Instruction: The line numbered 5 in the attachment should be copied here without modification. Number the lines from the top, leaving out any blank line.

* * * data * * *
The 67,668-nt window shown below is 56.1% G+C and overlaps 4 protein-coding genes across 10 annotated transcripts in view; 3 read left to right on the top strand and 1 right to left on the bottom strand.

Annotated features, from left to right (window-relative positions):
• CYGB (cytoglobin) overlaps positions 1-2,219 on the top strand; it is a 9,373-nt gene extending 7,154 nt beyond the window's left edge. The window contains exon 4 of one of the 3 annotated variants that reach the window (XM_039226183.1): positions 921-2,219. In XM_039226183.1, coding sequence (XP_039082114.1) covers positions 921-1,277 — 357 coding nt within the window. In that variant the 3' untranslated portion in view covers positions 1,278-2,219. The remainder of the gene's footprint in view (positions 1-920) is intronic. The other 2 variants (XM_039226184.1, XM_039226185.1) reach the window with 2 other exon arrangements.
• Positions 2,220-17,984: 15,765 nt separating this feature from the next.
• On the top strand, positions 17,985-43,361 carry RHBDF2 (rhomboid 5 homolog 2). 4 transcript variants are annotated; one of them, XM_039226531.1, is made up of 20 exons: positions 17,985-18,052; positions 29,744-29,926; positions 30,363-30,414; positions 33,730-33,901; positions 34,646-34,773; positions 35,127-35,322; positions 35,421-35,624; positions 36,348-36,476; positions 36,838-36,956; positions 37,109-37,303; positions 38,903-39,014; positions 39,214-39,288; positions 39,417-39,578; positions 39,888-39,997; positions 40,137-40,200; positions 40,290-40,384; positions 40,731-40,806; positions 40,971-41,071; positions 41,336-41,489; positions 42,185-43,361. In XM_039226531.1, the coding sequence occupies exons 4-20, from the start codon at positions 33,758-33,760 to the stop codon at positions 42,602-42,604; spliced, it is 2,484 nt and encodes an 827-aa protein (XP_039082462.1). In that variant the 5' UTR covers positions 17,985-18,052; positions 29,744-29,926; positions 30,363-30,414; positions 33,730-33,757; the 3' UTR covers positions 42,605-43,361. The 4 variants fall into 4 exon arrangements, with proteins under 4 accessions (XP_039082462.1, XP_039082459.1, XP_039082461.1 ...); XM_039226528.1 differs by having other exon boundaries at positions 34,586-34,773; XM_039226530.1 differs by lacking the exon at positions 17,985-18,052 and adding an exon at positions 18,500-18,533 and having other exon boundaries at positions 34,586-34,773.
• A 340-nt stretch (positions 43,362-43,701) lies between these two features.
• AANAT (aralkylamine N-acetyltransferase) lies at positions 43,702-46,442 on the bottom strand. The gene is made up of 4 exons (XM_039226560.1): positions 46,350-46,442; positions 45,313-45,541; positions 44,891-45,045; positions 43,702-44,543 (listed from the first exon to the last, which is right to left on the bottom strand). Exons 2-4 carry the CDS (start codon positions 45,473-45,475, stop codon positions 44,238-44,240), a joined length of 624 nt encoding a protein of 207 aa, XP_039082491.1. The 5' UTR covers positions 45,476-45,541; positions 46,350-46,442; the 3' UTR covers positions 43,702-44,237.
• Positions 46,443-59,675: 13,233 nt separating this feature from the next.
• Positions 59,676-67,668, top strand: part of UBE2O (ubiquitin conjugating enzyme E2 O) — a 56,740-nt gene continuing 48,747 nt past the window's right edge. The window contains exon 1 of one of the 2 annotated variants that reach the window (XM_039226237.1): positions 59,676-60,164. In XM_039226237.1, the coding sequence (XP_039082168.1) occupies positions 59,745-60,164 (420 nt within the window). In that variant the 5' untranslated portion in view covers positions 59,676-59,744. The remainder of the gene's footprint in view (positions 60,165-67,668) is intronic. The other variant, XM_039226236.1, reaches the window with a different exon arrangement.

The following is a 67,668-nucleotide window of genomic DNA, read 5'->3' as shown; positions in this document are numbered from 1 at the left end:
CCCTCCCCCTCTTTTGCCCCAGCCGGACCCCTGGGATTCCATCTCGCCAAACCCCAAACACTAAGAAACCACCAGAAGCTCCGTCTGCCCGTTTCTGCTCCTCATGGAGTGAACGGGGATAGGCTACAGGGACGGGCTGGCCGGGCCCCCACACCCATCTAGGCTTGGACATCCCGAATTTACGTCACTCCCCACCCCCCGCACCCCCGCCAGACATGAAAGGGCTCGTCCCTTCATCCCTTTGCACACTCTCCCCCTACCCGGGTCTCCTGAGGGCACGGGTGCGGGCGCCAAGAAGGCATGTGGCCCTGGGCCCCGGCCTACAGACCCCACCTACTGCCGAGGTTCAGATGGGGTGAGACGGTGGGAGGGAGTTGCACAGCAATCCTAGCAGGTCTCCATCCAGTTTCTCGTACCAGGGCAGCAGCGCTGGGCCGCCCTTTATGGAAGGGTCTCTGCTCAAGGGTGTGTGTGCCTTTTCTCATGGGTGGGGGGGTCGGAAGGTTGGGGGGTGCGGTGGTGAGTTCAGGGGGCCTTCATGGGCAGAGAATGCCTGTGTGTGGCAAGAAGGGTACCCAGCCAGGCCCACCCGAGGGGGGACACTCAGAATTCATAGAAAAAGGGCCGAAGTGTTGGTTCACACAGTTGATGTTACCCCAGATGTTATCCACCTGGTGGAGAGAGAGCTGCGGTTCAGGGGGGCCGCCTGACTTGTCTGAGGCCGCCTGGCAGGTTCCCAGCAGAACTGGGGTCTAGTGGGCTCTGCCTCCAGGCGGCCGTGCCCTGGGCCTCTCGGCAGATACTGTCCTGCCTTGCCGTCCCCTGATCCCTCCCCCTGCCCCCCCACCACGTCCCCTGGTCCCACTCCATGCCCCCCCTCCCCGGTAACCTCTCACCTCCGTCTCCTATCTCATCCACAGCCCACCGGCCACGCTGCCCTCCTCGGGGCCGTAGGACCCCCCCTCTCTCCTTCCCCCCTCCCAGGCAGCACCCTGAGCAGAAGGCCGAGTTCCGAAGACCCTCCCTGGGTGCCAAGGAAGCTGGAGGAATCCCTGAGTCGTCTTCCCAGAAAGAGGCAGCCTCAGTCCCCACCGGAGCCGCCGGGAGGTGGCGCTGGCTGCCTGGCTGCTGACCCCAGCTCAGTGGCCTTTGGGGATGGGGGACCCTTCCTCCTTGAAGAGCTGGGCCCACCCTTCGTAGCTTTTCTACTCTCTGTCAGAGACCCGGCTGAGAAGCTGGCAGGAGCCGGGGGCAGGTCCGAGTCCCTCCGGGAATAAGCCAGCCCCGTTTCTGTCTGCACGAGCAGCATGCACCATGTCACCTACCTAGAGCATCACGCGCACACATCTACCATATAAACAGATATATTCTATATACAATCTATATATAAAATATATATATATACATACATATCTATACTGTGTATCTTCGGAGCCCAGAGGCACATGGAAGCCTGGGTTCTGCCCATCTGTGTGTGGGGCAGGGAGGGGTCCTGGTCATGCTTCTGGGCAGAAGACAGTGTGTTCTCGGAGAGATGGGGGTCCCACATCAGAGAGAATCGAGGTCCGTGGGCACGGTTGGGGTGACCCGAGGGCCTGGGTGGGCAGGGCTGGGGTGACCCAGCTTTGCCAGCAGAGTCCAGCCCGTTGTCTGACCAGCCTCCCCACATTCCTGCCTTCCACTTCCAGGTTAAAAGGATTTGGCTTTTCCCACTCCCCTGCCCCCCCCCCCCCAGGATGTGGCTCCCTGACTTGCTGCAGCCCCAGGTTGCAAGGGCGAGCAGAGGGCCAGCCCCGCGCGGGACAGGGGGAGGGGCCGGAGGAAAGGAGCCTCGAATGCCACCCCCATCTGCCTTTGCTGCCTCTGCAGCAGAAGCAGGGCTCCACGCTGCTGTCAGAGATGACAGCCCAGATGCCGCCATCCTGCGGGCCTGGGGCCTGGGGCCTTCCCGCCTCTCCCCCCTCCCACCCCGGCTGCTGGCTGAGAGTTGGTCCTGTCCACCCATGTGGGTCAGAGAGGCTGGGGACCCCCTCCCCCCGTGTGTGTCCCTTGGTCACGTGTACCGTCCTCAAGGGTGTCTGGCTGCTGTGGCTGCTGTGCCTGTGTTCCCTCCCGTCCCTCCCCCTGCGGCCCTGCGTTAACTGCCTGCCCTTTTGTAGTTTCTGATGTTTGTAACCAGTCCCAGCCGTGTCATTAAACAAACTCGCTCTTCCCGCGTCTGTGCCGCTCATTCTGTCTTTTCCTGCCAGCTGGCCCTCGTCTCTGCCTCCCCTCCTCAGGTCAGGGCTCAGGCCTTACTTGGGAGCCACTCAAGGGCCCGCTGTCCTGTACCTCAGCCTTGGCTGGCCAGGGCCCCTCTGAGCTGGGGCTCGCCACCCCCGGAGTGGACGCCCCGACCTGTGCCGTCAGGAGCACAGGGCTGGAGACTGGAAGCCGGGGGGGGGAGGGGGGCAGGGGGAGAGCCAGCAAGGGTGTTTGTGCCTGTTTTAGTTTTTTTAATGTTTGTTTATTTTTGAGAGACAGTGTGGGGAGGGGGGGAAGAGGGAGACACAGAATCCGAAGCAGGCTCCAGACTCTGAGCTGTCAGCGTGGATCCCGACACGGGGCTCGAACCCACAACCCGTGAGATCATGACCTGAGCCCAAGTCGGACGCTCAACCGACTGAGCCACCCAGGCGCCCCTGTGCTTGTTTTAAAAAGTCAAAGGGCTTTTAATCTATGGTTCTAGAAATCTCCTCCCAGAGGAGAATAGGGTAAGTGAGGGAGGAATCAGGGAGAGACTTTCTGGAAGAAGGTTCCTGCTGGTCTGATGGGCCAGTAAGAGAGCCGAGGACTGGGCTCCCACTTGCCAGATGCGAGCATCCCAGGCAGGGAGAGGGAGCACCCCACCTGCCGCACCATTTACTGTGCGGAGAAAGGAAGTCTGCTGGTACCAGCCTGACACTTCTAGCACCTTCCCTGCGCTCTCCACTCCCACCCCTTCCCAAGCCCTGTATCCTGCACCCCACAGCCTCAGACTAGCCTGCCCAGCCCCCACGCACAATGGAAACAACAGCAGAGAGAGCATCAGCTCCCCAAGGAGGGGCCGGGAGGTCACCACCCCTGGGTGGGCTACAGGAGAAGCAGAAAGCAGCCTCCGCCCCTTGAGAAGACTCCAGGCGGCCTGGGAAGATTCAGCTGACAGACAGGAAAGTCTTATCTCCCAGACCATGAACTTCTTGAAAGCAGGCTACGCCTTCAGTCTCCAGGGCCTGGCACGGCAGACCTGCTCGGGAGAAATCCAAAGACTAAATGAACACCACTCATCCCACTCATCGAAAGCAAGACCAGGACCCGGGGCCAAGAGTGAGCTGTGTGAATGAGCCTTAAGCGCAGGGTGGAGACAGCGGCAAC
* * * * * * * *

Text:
• On the top strand, positions 17,985-43,361 carry RHBDF2 (rhomboid 5 homolog 2). 4 transcript variants are annotated; one of them, XM_039226531.1, is made up of 20 exons: positions 17,985-18,052; positions 29,744-29,926; positions 30,363-30,414; positions 33,730-33,901; positions 34,646-34,773; positions 35,127-35,322; positions 35,421-35,624; positions 36,348-36,476; positions 36,838-36,956; positions 37,109-37,303; positions 38,903-39,014; positions 39,214-39,288; positions 39,417-39,578; positions 39,888-39,997; positions 40,137-40,200; positions 40,290-40,384; positions 40,731-40,806; positions 40,971-41,071; positions 41,336-41,489; positions 42,185-43,361. In XM_039226531.1, the coding sequence occupies exons 4-20, from the start codon at positions 33,758-33,760 to the stop codon at positions 42,602-42,604; spliced, it is 2,484 nt and encodes an 827-aa protein (XP_039082462.1). In that variant the 5' UTR covers positions 17,985-18,052; positions 29,744-29,926; positions 30,363-30,414; positions 33,730-33,757; the 3' UTR covers positions 42,605-43,361. The 4 variants fall into 4 exon arrangements, with proteins under 4 accessions (XP_039082462.1, XP_039082459.1, XP_039082461.1 ...); XM_039226528.1 differs by having other exon boundaries at positions 34,586-34,773; XM_039226530.1 differs by lacking the exon at positions 17,985-18,052 and adding an exon at positions 18,500-18,533 and having other exon boundaries at positions 34,586-34,773.